Scenes of a devastated Puerto Rico are continuing to pour in as the island seeks assistance in recovering from Hurricane Maria, which made landfall Sept. 20.
Those on the ground say displaced people are gathering in droves around available cell towers, their phones held to the sky, hoping for a few bars of service. On an island with 3.4 million U.S. citizens, people wait in long lines for a few bottles of water, groceries or gas. Communication is difficult and roads are barely accessible.
“The magnitude of this catastrophe is enormous. This is going to take a lot of help,” Puerto Rico Gov. Ricardo Rosselló told the NewsHour on Tuesday, adding that the island would need “unprecedented” aid to rebuild.
The American Red Cross, reporters and residents on the island, in talking with the NewsHour, observed community resilience in the face of widespread devastation. However, some say federal aid is coming too slowly, especially to the island’s most remote communities. Up in the mountains, people wait “in line for non-potable water that had been sitting stagnant in municipal tanks for days,” NPR’s Camila Domonoske, who’s reporting from Puerto Rico, told the NewsHour.
Late Thursday, President Donald Trump announced that he would waive the Jones Act, lifting its restrictions on foreign ships and their ability to transport supplies to Puerto Rico. The act was also waived for relief efforts after Hurricanes Harvey and Irma.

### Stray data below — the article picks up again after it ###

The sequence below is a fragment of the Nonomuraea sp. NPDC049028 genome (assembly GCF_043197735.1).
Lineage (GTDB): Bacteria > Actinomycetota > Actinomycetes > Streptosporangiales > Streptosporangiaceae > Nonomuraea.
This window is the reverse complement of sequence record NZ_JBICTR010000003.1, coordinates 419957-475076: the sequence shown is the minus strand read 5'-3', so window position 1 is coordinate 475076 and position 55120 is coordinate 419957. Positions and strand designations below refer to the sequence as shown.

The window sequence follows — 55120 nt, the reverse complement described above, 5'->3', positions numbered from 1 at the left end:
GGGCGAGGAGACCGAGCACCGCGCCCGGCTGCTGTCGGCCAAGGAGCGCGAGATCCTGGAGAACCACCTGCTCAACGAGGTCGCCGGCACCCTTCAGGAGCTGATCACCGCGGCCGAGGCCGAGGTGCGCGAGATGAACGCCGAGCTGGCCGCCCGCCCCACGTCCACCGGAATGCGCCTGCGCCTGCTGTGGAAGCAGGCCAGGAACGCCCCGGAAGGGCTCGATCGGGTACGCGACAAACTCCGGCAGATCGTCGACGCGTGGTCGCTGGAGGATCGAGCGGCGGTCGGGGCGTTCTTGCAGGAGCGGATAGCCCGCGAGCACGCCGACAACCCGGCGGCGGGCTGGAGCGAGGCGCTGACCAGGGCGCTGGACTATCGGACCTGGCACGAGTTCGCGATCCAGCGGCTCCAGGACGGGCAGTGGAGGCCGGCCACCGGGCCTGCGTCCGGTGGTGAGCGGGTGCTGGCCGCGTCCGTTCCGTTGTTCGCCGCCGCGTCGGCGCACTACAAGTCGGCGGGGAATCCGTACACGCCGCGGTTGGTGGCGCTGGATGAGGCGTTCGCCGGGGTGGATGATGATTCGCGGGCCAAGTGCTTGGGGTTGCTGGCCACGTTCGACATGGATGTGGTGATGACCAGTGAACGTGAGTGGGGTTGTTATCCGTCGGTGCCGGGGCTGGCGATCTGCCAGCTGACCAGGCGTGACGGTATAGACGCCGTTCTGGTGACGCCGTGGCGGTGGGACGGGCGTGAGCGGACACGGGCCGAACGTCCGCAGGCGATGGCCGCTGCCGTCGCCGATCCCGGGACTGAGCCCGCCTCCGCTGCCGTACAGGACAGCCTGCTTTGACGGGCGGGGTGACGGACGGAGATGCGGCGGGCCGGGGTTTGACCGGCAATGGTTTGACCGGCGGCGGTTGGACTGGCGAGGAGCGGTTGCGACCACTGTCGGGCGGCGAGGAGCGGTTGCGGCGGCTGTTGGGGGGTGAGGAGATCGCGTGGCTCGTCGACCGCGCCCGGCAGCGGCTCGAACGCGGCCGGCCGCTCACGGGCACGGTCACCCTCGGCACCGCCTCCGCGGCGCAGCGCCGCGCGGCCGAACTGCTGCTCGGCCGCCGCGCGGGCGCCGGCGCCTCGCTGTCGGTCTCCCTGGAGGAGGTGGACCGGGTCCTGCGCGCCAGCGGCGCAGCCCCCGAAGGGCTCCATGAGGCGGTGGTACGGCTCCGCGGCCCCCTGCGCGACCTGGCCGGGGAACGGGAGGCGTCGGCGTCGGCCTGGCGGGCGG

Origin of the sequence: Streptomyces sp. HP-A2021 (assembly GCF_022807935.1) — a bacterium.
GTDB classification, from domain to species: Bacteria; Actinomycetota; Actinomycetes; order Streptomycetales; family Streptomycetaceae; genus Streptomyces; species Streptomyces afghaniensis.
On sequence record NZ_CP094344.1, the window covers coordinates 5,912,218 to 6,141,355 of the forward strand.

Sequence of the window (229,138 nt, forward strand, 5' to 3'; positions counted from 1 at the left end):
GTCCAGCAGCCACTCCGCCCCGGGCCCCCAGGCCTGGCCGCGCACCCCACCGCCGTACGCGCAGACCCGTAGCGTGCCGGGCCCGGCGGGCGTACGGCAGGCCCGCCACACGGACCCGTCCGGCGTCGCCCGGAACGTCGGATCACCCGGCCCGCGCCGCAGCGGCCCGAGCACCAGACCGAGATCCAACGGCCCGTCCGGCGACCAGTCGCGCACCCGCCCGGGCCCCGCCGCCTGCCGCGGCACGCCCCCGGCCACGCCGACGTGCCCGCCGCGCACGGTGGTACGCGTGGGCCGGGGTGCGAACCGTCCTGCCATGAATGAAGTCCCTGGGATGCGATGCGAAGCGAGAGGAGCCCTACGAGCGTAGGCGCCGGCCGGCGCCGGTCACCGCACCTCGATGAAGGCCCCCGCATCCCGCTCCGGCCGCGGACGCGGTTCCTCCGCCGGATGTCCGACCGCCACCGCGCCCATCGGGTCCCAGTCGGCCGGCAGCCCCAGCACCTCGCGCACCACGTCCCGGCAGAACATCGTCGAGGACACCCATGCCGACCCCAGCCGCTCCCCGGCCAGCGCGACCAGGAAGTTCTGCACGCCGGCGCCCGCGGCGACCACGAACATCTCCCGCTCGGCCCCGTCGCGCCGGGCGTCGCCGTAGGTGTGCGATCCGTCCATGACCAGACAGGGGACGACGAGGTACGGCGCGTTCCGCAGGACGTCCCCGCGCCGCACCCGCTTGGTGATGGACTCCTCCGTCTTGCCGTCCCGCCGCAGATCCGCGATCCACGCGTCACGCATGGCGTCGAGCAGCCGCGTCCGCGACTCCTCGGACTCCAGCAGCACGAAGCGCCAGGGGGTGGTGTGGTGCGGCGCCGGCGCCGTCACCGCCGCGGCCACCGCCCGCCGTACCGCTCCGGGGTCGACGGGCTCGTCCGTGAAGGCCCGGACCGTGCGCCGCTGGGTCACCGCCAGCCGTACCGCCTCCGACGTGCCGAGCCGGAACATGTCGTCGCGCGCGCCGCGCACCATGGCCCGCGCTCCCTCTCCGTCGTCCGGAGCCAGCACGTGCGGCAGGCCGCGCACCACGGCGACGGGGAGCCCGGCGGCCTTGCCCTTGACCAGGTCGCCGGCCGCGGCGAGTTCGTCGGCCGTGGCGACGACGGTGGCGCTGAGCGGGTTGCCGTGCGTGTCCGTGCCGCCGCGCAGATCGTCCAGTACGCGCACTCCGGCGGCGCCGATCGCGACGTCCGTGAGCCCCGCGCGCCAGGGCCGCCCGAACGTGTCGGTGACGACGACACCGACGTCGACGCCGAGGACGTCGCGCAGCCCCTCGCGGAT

Trump said he will visit Puerto Rico on Tuesday, citing “massive efforts” on the part of the U.S. to aid recovery and defending his administration’s response to hurricane relief. White House press secretary Sarah Sanders said in a news brief Thursday that “the full weight of the United States government is engaged to ensure that food, water, healthcare and other lifesaving resources are making it to the people in need.”
Homeland Security Adviser Tom Bossert also said that there is a “dual priority” in Puerto Rico to distribute aid and restore power. Bossert identified blocked roads as one of the largest challenges currently facing aid efforts. Responding to questions on the viability of air drops, Bossert said that forces on the ground have identified ground transport as the most effective means of delivery.
Here’s a primer on how to contribute to aid and volunteer efforts for Puerto Rico.